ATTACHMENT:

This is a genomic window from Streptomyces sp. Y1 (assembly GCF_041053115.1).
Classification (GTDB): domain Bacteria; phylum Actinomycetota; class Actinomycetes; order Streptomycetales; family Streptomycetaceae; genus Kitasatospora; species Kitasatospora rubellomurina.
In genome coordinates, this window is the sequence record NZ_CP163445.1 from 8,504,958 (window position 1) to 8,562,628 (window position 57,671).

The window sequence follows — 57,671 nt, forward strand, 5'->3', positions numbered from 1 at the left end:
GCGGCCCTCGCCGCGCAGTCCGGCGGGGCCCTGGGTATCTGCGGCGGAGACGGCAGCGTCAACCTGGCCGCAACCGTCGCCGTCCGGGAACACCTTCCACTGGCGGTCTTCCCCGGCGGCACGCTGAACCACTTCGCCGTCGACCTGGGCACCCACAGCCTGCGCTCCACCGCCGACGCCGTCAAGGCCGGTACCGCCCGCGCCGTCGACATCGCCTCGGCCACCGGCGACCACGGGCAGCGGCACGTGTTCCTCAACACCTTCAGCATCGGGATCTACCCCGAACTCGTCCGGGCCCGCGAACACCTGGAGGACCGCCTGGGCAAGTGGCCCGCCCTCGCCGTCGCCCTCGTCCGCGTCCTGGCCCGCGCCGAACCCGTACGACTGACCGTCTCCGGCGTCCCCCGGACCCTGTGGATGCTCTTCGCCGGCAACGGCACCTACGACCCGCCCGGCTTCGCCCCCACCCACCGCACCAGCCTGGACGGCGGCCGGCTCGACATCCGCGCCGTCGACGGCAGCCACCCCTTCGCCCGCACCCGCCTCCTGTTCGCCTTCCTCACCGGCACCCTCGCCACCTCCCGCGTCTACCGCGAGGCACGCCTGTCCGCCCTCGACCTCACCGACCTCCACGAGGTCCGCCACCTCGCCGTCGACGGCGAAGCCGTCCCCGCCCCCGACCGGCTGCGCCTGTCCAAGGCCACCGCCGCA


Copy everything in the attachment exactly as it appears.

This is a genomic window from Streptomyces sp. Y1 (assembly GCF_041053115.1).
Classification (GTDB): domain Bacteria; phylum Actinomycetota; class Actinomycetes; order Streptomycetales; family Streptomycetaceae; genus Kitasatospora; species Kitasatospora rubellomurina.
In genome coordinates, this window is the sequence record NZ_CP163445.1 from 8,504,958 (window position 1) to 8,562,628 (window position 57,671).

The window sequence follows — 57,671 nt, forward strand, 5'->3', positions numbered from 1 at the left end:
GCGGCCCTCGCCGCGCAGTCCGGCGGGGCCCTGGGTATCTGCGGCGGAGACGGCAGCGTCAACCTGGCCGCAACCGTCGCCGTCCGGGAACACCTTCCACTGGCGGTCTTCCCCGGCGGCACGCTGAACCACTTCGCCGTCGACCTGGGCACCCACAGCCTGCGCTCCACCGCCGACGCCGTCAAGGCCGGTACCGCCCGCGCCGTCGACATCGCCTCGGCCACCGGCGACCACGGGCAGCGGCACGTGTTCCTCAACACCTTCAGCATCGGGATCTACCCCGAACTCGTCCGGGCCCGCGAACACCTGGAGGACCGCCTGGGCAAGTGGCCCGCCCTCGCCGTCGCCCTCGTCCGCGTCCTGGCCCGCGCCGAACCCGTACGACTGACCGTCTCCGGCGTCCCCCGGACCCTGTGGATGCTCTTCGCCGGCAACGGCACCTACGACCCGCCCGGCTTCGCCCCCACCCACCGCACCAGCCTGGACGGCGGCCGGCTCGACATCCGCGCCGTCGACGGCAGCCACCCCTTCGCCCGCACCCGCCTCCTGTTCGCCTTCCTCACCGGCACCCTCGCCACCTCCCGCGTCTACCGCGAGGCACGCCTGTCCGCCCTCGACCTCACCGACCTCCACGAGGTCCGCCACCTCGCCGTCGACGGCGAAGCCGTCCCCGCCCCCGACCGGCTGCGCCTGTCCAAGGCCACCGCCGCA